Democrats and Republicans Agree: Kids are Addicted to Social Media and Government Can Help

Democrats and Republicans Agree: Kids are Addicted to Social Media and Government Can Help


A recent polling memo presents research findings that highlight the concerns of parents, especially moms, regarding social media and artificial intelligence (AI) addiction in children. The research shows that both conservatives and progressives are worried about the negative effects of social media and AI on children’s physical and emotional well-being.

The survey reveals that a significant number of young people, as well as mothers, know someone who has been harmed social media. This alarming statistic has sparked bipartisan concern.

Both Republicans and Democrats agree that children’s addiction to social media hinders their ability to interact face-to-face and think independently. Additionally, one-third of Americans report having difficulty discerning truth from falsehood on social media platforms, a problem that is especially worrying given the importance of truth during these times.

The survey also found that Americans are concerned about the unintended consequences of AI and believe that action should be taken promptly to regulate it. Surprisingly, a majority of the public thinks that the government should address the potential impact of social media and AI.

The author argues that while government regulation is often viewed negatively, there is support for responsible federal oversight and protection in the realm of artificial intelligence. Framing the issue as establishing a government review process similar to the regulation of potentially addictive FDA medicines seems to be effective.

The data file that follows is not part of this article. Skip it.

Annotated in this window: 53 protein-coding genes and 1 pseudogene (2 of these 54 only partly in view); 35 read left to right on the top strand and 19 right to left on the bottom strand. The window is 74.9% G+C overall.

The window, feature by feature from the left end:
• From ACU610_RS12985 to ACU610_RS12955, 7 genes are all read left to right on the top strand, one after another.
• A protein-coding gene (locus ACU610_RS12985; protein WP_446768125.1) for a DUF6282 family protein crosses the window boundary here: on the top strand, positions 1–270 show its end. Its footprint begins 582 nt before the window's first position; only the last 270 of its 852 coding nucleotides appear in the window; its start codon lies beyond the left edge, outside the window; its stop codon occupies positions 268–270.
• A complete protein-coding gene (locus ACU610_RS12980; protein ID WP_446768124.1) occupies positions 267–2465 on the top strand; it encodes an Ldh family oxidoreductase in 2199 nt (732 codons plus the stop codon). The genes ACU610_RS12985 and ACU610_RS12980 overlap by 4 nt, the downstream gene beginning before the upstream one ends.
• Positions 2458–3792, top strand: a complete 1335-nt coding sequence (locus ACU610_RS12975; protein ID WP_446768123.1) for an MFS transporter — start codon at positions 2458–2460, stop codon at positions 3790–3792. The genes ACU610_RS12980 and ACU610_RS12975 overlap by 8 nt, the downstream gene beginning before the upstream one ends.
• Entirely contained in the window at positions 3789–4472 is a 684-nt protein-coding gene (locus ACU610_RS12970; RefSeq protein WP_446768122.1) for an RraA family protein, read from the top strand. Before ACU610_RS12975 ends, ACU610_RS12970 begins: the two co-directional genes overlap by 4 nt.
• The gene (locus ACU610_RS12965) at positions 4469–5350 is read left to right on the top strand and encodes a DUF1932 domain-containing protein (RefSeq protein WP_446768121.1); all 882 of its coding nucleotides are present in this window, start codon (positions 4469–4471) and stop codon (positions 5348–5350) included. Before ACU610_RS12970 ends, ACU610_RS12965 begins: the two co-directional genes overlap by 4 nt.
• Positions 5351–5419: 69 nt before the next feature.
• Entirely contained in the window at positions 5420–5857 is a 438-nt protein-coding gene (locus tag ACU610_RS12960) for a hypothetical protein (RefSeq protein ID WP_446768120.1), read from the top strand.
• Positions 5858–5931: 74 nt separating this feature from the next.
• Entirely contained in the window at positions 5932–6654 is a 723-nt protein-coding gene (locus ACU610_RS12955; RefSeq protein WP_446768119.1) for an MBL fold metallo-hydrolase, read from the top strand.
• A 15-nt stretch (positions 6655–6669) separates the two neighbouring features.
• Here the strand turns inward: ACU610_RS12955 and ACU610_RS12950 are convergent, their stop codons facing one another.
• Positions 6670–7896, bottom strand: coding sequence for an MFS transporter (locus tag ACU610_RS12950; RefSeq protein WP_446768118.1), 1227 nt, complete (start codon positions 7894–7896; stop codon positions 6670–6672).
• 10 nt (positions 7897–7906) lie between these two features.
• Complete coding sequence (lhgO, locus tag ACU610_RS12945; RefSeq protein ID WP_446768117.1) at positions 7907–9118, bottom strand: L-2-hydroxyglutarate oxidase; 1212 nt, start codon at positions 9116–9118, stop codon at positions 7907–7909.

Ultimately, the goal is not for the government to co-parent, but to ensure responsible behavior social media and AI platforms. Parents are exhausted the constant battle to protect their children from the negative effects of social media addiction, which they compare to a virus that drains happiness.

In response to these concerns, Congress has taken steps to address the issue passing two bipartisan bills that enhance online privacy protections for children and require social media companies to design their platforms with better protections.

It is clear that families feel powerless against the addictive algorithms and warped reality of social media and AI. The public is demanding action, and it seems that moms, in particular, are leading the charge.

The author concludes emphasizing the significance of parental voices and their role in shaping policy decisions.